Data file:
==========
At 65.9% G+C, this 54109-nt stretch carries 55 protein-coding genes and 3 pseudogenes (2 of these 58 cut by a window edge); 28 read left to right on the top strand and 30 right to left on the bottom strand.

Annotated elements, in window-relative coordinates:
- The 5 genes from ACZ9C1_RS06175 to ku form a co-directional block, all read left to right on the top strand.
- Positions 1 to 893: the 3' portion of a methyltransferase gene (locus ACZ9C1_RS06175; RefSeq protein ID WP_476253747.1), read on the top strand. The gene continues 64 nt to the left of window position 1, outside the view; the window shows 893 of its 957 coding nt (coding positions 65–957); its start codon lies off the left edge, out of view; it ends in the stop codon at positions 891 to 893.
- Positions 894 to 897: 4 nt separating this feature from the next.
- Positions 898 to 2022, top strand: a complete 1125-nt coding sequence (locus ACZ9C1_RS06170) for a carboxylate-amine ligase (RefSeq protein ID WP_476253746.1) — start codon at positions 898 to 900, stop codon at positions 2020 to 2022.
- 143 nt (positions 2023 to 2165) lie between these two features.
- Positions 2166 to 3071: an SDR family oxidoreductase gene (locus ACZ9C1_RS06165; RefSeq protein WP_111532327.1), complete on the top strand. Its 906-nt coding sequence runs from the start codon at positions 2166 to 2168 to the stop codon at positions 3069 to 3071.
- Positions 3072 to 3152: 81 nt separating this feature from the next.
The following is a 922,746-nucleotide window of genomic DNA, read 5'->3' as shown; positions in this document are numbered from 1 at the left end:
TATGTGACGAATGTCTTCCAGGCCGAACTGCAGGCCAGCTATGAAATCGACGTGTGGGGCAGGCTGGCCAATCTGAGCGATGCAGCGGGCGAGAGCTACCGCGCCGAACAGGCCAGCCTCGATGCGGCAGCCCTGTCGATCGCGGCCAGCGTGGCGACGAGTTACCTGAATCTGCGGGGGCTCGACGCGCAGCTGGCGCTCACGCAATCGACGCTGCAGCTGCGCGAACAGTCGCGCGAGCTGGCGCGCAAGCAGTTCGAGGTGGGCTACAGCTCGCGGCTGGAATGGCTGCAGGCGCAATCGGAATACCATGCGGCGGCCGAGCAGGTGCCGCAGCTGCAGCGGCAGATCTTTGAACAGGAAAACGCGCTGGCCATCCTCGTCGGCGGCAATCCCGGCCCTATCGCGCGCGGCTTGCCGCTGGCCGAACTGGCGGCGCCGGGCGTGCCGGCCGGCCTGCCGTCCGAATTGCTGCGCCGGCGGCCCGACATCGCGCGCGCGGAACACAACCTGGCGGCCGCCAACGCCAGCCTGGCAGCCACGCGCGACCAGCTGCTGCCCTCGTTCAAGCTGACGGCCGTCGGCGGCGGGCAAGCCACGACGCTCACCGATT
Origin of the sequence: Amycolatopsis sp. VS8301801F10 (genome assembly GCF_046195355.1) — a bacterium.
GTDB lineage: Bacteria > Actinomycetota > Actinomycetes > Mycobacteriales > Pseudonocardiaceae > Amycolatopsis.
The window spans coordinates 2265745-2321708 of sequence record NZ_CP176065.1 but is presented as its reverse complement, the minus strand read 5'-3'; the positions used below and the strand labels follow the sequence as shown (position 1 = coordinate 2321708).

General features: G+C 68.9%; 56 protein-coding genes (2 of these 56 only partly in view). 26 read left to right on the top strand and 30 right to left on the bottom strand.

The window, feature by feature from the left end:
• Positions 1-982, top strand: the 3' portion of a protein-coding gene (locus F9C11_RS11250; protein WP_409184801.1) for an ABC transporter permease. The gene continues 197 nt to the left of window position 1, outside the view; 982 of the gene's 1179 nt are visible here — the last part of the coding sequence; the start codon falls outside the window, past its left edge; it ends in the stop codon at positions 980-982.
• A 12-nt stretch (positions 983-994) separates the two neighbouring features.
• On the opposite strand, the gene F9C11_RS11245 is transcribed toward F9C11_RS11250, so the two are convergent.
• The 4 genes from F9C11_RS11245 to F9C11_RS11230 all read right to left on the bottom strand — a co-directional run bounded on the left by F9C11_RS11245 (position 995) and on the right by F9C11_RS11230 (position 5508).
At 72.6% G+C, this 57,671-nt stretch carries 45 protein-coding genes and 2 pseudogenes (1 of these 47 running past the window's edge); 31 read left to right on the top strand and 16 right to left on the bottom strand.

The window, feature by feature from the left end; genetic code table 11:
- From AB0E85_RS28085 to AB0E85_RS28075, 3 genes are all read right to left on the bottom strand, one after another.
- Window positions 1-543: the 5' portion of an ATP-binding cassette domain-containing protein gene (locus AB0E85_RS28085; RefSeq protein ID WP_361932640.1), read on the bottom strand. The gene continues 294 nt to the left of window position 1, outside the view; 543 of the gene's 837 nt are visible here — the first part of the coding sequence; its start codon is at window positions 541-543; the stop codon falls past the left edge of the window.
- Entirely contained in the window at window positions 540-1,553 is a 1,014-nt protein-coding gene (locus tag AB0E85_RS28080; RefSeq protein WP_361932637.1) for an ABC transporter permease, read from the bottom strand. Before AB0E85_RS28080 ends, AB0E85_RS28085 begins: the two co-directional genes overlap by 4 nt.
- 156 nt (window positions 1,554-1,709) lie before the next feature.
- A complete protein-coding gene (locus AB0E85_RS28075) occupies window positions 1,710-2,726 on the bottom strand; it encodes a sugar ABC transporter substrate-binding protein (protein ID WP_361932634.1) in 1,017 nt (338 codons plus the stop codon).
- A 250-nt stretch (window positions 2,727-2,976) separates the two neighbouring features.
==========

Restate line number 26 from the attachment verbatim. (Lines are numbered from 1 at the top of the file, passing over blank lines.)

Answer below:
- 156 nt (window positions 1,554-1,709) lie before the next feature.